This article by Turloch Mooney originally published on JOC.com.
The number of overseas port locations with investment from China’s big three terminal operators has quadrupled in the past five years to the point where it comfortably eclipses the number of facilities they operate in their home country, according to research from shipping industry analyst Drewry.
Cosco Shipping Ports, Shanghai International Port Group, and China Merchants Port Holdings have together invested in nearly 40 overseas port locations, a dramatic rise from around 10 locations just five years ago.
But with just 15 percent of combined equity operated TEU throughput coming from outside of China in 2016, Chinese operators still have some way to go before their international throughput volumes match those of the big four traditional international players APM Terminals, DP World, Hutchison Ports, and PSA International. But overseas terminal investments by the three Chinese operators are now more than half the combined number of terminals owned by the big four international operators.
“Domestic China port volumes are so huge they will always represent a big percentage of total volumes,” said Neil Davidson, a senior analyst in the ports and terminals practice of the London-based consultants.
Davidson said it was clear the Chinese players were willing and able to pay a premium for assets and have the firepower to make aggressive bids on projects because Chinese banks offer loans with interest rates as low as 2 percent to support the Belt and Road initiative.
In its recent investment in Spanish container and rail terminal operator Noatum Ports, Cosco Shipping Ports paid a significant premium compared with other recent port asset purchase deals, Drewry said.
The Chinese terminal operator paid $228 million for a 51 percent stake in the company, which operates container terminals in Valencia and Bilbao, as well as the Conterail dry port in Madrid and Noatum Rail Terminal in Zaragoza.
“Overseas acquisitions by Chinese port operators are earnings-accretive investments and diversify geographical risk simultaneously,” Davidson said.
So far there is scant evidence to back claims that overseas port investments by Chinese companies may cool as Beijing implements measures to improve control of capital outflows. Chinese operators continue to hunt for opportunities in multiple world regions, particularly Asia, Africa, and Latin America.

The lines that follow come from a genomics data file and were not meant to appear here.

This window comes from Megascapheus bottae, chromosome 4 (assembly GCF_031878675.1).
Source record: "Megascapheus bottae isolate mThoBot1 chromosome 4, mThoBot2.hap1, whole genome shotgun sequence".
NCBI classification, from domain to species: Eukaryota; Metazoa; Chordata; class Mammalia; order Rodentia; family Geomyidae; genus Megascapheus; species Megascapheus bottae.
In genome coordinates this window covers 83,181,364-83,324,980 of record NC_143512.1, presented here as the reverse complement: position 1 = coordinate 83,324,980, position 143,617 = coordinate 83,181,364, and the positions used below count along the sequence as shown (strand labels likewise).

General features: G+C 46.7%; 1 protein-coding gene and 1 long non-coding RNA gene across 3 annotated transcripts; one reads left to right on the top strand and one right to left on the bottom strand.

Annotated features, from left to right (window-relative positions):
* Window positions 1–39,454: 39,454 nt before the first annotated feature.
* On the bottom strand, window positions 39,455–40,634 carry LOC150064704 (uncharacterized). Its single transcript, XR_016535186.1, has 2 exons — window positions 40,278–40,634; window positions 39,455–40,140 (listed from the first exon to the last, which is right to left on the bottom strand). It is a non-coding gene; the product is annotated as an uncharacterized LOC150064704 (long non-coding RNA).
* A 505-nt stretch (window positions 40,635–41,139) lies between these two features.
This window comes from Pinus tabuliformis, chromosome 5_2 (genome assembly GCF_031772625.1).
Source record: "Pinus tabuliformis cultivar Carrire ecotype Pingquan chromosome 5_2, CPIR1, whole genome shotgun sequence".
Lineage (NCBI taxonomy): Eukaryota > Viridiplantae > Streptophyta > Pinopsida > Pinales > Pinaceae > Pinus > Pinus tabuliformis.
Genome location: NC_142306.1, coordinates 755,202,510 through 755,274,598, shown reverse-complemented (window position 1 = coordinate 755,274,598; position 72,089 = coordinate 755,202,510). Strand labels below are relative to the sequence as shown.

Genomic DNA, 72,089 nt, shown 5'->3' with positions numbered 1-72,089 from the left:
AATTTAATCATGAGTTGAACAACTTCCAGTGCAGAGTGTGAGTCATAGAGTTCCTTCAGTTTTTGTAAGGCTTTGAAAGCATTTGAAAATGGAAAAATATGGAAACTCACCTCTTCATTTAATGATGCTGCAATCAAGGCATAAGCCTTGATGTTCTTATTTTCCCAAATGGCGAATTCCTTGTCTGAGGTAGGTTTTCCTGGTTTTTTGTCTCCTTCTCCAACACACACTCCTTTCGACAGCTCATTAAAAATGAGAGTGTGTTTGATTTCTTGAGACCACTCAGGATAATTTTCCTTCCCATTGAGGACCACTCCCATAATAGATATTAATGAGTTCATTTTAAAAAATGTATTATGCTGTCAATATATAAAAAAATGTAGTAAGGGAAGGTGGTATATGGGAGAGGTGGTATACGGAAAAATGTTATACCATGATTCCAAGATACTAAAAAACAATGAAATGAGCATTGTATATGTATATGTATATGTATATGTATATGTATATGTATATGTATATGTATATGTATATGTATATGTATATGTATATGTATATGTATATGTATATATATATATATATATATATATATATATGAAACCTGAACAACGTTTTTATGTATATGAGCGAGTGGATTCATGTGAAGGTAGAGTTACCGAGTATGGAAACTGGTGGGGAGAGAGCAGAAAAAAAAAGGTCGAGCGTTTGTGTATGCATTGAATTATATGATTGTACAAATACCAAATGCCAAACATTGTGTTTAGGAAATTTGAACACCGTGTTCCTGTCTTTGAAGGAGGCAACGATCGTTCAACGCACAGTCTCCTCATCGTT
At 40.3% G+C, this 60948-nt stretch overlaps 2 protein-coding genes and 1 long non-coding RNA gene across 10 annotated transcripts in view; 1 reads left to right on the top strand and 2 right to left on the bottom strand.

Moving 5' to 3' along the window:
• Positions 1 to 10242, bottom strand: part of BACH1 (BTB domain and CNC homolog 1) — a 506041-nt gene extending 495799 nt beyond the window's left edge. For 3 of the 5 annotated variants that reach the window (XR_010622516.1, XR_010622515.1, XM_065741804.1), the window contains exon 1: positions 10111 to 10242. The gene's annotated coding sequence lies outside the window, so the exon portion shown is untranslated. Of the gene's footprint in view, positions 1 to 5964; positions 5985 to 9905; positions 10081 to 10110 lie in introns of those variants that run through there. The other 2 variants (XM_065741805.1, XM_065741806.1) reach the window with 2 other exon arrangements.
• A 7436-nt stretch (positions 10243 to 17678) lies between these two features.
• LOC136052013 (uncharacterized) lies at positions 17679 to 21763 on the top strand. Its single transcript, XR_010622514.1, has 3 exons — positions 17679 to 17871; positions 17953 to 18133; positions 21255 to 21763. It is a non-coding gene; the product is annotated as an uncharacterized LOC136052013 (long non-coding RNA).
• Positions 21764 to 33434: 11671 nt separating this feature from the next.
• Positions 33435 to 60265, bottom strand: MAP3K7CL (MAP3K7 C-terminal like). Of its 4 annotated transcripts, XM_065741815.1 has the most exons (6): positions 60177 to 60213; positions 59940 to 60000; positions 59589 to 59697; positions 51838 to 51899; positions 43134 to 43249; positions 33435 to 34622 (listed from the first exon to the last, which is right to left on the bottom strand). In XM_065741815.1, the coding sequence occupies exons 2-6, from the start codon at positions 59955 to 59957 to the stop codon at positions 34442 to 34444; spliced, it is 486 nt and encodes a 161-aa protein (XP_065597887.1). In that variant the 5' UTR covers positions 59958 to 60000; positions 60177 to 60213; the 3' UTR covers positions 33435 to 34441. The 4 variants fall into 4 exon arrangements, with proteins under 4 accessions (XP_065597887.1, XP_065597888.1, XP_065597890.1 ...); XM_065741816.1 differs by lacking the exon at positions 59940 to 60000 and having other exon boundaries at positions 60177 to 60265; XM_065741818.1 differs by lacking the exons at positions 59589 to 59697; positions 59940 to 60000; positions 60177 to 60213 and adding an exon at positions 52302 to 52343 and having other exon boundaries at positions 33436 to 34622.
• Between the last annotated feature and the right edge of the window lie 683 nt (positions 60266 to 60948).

Earlier this month, Hong Kong-listed red chip China Merchant Port Holdings (CMPH) announced its first investment in South America with the acquisition of a 90 percent stake in TCP Participações, the operator of the Port of Paranaguá in Brazil.
The facility is the second-largest container terminal in Brazil with current capacity of 1.5 million TEU. CMPH said it would increase capacity to 2.4 million TEU with expansion works due to commence later this year and expected to be complete by the second half of 2019.
“In spite of the existing ports in Southern Asia, Africa, North America, and Europe, the group can further expand its business to the Latin America region through the existing acquisition,” CM Port said in a statement announcing the deal.
The investment would provide the company with opportunities to make use of the marine transportation hub to develop its logistics network, an export/import and industrial zone, and potential residential projects and related financial service platforms, the company said.
Chinese operators continue to look for investment opportunities in individual facilities as well as portfolio investments along the lines of the acquisition of a 49 percent stake in CMA CGM’s Terminal Link, Davidson said.
The traditional international operators are facing a challenging time to compete with China for assets in emerging markets. Their own expansion strategies have been more cautious in recent years as sluggish demand and industry trends such as the deployment of larger vessels and customer consolidation have been putting a squeeze on margins.
With global container throughput forecast to grow at between 5 percent and 6 percent this year, the improving demand environment is supporting better results in terms of volume and revenue growth. But industry consolidation as a result of merger and acquisition activity among shipping lines is resulting in downward pressure on handling tariffs, and operators continue to spend on infrastructure and process improvements to deal with larger vessels and call sizes in an increasingly competitive market.